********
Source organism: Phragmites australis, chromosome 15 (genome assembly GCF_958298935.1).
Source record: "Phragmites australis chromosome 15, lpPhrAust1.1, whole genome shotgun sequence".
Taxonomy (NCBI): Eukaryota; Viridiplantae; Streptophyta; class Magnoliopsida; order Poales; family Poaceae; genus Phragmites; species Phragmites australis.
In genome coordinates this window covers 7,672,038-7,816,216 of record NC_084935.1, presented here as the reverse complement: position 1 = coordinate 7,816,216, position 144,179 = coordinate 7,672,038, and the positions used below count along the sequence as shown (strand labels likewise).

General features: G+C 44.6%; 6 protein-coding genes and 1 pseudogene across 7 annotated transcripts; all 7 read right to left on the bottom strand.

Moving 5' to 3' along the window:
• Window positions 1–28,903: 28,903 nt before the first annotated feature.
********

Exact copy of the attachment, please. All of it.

Source organism: Phragmites australis, chromosome 15 (genome assembly GCF_958298935.1).
Source record: "Phragmites australis chromosome 15, lpPhrAust1.1, whole genome shotgun sequence".
Taxonomy (NCBI): Eukaryota; Viridiplantae; Streptophyta; class Magnoliopsida; order Poales; family Poaceae; genus Phragmites; species Phragmites australis.
In genome coordinates this window covers 7,672,038-7,816,216 of record NC_084935.1, presented here as the reverse complement: position 1 = coordinate 7,816,216, position 144,179 = coordinate 7,672,038, and the positions used below count along the sequence as shown (strand labels likewise).

General features: G+C 44.6%; 6 protein-coding genes and 1 pseudogene across 7 annotated transcripts; all 7 read right to left on the bottom strand.

Moving 5' to 3' along the window:
• Window positions 1–28,903: 28,903 nt before the first annotated feature.